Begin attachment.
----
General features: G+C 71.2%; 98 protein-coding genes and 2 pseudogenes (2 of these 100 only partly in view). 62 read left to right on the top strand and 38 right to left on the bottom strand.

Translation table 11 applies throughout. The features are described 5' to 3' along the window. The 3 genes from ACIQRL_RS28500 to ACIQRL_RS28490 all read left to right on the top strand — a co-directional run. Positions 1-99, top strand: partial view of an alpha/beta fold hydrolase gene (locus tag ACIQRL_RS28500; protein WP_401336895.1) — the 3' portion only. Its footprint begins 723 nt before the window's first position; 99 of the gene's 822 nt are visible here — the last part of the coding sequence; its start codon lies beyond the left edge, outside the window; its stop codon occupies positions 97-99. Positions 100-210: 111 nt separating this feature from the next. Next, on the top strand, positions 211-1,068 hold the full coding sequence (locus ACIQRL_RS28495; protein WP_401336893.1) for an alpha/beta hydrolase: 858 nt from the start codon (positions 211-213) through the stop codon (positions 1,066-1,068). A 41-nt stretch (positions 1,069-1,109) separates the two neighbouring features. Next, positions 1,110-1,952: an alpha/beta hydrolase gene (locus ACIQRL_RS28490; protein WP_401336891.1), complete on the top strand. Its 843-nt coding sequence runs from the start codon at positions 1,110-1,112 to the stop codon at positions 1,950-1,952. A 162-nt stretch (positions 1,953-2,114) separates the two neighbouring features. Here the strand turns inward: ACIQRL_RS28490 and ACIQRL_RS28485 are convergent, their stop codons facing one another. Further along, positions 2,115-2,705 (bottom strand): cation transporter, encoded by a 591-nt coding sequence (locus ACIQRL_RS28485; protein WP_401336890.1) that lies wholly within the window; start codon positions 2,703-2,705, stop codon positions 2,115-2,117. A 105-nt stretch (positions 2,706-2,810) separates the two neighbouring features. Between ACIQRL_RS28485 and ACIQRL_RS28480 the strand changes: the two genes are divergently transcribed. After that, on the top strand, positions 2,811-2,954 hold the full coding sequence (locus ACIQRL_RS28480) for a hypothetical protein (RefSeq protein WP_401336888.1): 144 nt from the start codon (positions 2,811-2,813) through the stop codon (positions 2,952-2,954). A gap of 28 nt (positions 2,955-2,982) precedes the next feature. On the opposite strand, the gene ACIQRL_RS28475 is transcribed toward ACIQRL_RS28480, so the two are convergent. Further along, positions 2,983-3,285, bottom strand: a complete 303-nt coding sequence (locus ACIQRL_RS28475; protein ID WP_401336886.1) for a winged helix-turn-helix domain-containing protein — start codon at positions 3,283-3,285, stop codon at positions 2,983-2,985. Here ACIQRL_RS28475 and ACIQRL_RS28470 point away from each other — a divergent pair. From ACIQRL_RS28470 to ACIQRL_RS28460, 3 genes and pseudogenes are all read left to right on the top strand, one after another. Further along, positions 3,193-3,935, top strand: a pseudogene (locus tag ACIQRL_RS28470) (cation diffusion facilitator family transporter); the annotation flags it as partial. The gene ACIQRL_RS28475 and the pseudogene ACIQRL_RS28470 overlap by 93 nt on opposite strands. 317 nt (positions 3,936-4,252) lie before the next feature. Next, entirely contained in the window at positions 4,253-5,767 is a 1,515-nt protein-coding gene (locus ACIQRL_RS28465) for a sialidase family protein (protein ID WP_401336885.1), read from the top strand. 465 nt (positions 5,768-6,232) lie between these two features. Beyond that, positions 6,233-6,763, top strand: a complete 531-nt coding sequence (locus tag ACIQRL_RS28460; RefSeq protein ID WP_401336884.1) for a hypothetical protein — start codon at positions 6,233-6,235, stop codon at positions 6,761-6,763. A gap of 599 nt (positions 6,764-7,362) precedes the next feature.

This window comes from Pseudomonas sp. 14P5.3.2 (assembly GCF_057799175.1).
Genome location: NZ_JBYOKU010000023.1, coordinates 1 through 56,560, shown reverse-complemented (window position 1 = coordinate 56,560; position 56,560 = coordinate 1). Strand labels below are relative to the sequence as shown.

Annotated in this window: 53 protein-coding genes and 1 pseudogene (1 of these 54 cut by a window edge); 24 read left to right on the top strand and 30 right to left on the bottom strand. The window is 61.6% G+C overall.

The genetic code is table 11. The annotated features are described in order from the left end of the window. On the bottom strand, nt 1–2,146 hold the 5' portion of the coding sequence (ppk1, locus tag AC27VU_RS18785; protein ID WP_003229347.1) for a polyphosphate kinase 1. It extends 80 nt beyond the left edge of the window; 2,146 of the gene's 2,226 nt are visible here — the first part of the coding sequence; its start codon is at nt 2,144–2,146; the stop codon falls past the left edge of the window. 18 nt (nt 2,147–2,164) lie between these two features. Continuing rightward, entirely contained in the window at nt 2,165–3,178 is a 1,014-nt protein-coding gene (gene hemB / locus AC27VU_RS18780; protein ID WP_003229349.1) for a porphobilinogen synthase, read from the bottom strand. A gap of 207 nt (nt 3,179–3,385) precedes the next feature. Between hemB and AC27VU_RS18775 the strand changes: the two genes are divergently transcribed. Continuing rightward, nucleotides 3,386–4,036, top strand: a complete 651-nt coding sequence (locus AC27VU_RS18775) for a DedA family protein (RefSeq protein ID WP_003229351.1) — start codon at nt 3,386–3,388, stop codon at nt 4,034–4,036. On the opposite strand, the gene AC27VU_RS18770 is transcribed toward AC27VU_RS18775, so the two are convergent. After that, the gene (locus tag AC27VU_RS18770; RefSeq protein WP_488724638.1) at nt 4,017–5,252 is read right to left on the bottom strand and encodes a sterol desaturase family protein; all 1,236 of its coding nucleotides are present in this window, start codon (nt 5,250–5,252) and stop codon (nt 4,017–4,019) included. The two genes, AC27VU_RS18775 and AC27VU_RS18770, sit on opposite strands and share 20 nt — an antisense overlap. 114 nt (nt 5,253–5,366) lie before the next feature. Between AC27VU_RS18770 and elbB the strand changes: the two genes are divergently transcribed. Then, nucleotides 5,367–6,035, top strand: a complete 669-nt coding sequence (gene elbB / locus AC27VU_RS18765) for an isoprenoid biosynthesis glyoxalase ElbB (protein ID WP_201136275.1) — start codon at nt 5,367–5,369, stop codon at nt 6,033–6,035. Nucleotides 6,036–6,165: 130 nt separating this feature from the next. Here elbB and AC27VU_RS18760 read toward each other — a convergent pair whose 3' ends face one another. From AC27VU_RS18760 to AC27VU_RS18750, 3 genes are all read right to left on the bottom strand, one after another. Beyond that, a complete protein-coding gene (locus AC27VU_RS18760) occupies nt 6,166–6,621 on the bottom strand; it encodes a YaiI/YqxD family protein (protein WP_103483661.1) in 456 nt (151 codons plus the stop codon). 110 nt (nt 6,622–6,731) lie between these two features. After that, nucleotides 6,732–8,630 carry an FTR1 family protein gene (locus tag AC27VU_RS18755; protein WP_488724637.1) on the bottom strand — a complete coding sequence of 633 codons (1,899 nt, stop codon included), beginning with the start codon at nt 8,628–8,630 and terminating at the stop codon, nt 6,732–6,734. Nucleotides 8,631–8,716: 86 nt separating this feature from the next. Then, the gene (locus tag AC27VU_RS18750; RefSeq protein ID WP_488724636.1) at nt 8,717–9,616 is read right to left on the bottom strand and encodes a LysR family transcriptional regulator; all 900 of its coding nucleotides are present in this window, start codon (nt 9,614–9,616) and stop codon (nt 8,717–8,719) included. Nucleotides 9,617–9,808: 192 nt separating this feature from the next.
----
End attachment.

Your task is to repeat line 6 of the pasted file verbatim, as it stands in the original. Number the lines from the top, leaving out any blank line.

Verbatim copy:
The genetic code is table 11. The annotated features are described in order from the left end of the window. On the bottom strand, nt 1–2,146 hold the 5' portion of the coding sequence (ppk1, locus tag AC27VU_RS18785; protein ID WP_003229347.1) for a polyphosphate kinase 1. It extends 80 nt beyond the left edge of the window; 2,146 of the gene's 2,226 nt are visible here — the first part of the coding sequence; its start codon is at nt 2,144–2,146; the stop codon falls past the left edge of the window. 18 nt (nt 2,147–2,164) lie between these two features. Continuing rightward, entirely contained in the window at nt 2,165–3,178 is a 1,014-nt protein-coding gene (gene hemB / locus AC27VU_RS18780; protein ID WP_003229349.1) for a porphobilinogen synthase, read from the bottom strand. A gap of 207 nt (nt 3,179–3,385) precedes the next feature. Between hemB and AC27VU_RS18775 the strand changes: the two genes are divergently transcribed. Continuing rightward, nucleotides 3,386–4,036, top strand: a complete 651-nt coding sequence (locus AC27VU_RS18775) for a DedA family protein (RefSeq protein ID WP_003229351.1) — start codon at nt 3,386–3,388, stop codon at nt 4,034–4,036. On the opposite strand, the gene AC27VU_RS18770 is transcribed toward AC27VU_RS18775, so the two are convergent. After that, the gene (locus tag AC27VU_RS18770; RefSeq protein WP_488724638.1) at nt 4,017–5,252 is read right to left on the bottom strand and encodes a sterol desaturase family protein; all 1,236 of its coding nucleotides are present in this window, start codon (nt 5,250–5,252) and stop codon (nt 4,017–4,019) included. The two genes, AC27VU_RS18775 and AC27VU_RS18770, sit on opposite strands and share 20 nt — an antisense overlap. 114 nt (nt 5,253–5,366) lie before the next feature. Between AC27VU_RS18770 and elbB the strand changes: the two genes are divergently transcribed. Then, nucleotides 5,367–6,035, top strand: a complete 669-nt coding sequence (gene elbB / locus AC27VU_RS18765) for an isoprenoid biosynthesis glyoxalase ElbB (protein ID WP_201136275.1) — start codon at nt 5,367–5,369, stop codon at nt 6,033–6,035. Nucleotides 6,036–6,165: 130 nt separating this feature from the next. Here elbB and AC27VU_RS18760 read toward each other — a convergent pair whose 3' ends face one another. From AC27VU_RS18760 to AC27VU_RS18750, 3 genes are all read right to left on the bottom strand, one after another. Beyond that, a complete protein-coding gene (locus AC27VU_RS18760) occupies nt 6,166–6,621 on the bottom strand; it encodes a YaiI/YqxD family protein (protein WP_103483661.1) in 456 nt (151 codons plus the stop codon). 110 nt (nt 6,622–6,731) lie between these two features. After that, nucleotides 6,732–8,630 carry an FTR1 family protein gene (locus tag AC27VU_RS18755; protein WP_488724637.1) on the bottom strand — a complete coding sequence of 633 codons (1,899 nt, stop codon included), beginning with the start codon at nt 8,628–8,630 and terminating at the stop codon, nt 6,732–6,734. Nucleotides 8,631–8,716: 86 nt separating this feature from the next. Then, the gene (locus tag AC27VU_RS18750; RefSeq protein ID WP_488724636.1) at nt 8,717–9,616 is read right to left on the bottom strand and encodes a LysR family transcriptional regulator; all 900 of its coding nucleotides are present in this window, start codon (nt 9,614–9,616) and stop codon (nt 8,717–8,719) included. Nucleotides 9,617–9,808: 192 nt separating this feature from the next.